Impossible Foods has raised another US$300 million (HK$2.4 billion) in funding as the market for vegan meat substitutes heats up.
On Monday, Impossible Foods announced a US$300 million funding round, which attracted more than a dozen individual investors with star status, including Jay-Z, Serena Williams and her husband Alexis Ohanian, Katy Perry, and Jaden Smith.
“The principle use of this US$300 million is to increase our ability to serve this unprecedented demand we’re seeing,” David Lee, Impossible Foods’ chief financial officer, said.
Impossible Foods menu items, such as its signature Impossible Burger, are sold at roughly 7,000 locations across the US and several restaurants across Hong Kong. According to Lee, demand at individual locations is rapidly ramping up even as the company rolls items out to more locations. In April, Burger King announced plans to add the Impossible Whopper to menus across the US by the end of 2019, putting Impossible Foods in 7,200 additional locations.
Impossible Foods has struggled to keep up with increased demand, with restaurants selling the Impossible Burger facing shortages in recent months.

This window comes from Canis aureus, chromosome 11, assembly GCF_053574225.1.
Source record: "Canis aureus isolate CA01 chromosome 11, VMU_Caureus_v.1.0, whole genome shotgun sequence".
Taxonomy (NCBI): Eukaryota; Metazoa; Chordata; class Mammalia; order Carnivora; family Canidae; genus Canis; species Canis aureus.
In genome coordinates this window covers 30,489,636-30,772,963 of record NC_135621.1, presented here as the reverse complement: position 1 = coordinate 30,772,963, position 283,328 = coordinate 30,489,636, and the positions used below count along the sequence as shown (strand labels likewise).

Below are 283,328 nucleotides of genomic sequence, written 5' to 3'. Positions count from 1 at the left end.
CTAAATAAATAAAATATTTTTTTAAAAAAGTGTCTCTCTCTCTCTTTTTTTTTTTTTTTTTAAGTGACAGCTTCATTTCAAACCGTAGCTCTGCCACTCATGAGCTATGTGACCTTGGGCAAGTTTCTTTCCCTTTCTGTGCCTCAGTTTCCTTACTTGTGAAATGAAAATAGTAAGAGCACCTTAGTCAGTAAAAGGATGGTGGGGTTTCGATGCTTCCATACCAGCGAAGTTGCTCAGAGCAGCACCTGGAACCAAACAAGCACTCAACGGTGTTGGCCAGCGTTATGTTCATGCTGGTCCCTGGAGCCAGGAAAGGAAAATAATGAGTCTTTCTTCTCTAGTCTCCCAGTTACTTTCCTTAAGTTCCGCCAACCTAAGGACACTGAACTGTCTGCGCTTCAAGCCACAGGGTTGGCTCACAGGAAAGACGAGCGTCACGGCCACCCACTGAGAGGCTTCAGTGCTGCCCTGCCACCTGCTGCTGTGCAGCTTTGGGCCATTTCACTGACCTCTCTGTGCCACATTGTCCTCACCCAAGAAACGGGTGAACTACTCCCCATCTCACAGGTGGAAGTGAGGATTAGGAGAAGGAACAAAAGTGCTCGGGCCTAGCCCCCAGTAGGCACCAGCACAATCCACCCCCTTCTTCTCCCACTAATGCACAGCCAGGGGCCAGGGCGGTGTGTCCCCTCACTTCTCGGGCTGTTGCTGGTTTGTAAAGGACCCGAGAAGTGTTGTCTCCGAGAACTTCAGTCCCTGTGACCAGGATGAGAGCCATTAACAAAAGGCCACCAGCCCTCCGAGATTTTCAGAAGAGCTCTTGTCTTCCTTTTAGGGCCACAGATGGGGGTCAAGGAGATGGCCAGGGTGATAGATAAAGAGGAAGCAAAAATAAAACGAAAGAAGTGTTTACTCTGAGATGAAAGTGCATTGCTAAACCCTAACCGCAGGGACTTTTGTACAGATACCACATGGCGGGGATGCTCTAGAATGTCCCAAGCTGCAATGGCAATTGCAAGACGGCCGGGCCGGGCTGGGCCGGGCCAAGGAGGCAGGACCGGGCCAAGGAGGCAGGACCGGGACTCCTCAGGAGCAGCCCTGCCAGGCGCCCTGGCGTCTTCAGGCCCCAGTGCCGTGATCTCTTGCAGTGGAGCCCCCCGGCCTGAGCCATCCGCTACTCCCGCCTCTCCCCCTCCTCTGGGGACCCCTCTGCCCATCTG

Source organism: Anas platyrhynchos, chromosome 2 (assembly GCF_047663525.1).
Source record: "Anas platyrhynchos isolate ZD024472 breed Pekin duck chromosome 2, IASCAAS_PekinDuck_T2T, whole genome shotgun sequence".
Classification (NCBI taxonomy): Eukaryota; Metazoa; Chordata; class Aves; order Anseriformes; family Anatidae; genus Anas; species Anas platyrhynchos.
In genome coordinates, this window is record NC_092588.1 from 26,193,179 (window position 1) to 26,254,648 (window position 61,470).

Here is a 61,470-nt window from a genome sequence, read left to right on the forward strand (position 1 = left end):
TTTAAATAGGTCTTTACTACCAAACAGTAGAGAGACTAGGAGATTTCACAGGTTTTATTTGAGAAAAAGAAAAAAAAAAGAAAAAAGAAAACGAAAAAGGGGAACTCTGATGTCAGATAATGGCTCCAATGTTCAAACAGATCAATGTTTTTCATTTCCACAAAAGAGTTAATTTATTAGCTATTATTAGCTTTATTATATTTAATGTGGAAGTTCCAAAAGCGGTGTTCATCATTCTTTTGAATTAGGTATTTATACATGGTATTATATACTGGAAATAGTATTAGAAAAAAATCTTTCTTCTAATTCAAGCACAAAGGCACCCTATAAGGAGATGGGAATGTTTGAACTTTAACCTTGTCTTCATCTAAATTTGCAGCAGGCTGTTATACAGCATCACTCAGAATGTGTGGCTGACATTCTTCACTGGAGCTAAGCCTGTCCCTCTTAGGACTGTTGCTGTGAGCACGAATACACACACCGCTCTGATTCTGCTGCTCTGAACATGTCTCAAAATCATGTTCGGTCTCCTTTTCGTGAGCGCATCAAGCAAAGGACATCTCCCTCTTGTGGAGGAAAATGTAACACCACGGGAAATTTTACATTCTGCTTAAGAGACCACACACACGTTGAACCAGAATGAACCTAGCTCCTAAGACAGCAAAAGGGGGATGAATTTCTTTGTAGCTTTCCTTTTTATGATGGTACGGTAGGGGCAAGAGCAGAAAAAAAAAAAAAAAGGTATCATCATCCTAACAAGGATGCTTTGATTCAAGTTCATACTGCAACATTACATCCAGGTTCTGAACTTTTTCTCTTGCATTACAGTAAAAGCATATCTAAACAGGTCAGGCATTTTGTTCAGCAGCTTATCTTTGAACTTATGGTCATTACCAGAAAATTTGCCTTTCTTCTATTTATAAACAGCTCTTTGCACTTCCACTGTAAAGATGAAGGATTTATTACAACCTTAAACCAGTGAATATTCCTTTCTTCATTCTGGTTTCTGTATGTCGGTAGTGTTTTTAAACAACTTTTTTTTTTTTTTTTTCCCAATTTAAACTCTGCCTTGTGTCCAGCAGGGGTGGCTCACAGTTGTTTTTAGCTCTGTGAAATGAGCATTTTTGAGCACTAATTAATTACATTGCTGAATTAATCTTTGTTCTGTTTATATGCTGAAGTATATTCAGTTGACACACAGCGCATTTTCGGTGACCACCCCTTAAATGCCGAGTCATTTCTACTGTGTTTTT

“There is no question that this surge in demand has put pressure on our ability to meet it all. ... We’re doing everything we can and we’re sparing no expense,” Lee said.
“I think what’s exciting is that the core consumer of the Impossible Burger 2.0 is the heart of the market - it’s that US$1.5 trillion meat-eater market, as over 90 per cent of our consumers are self-avowed carnivores,” Lee said.
Impossible Foods sets itself apart from competitors with its use of heme, a sometimes controversial iron-rich nutrient that allows the plant-based offerings to imitate the taste and texture of meat.
The company was founded in 2011 by Stanford biochemistry professor Patrick O. Brown and has since attracted high-profile investors including Bill Gates, Google Ventures, and Khosla Ventures.
Impossible Foods’ most well-known rival is Beyond Meat, which also attempts to win over meat-eaters with its plant-based burgers and other proteins.
This story originally appeared on Business Insider. You can read it here.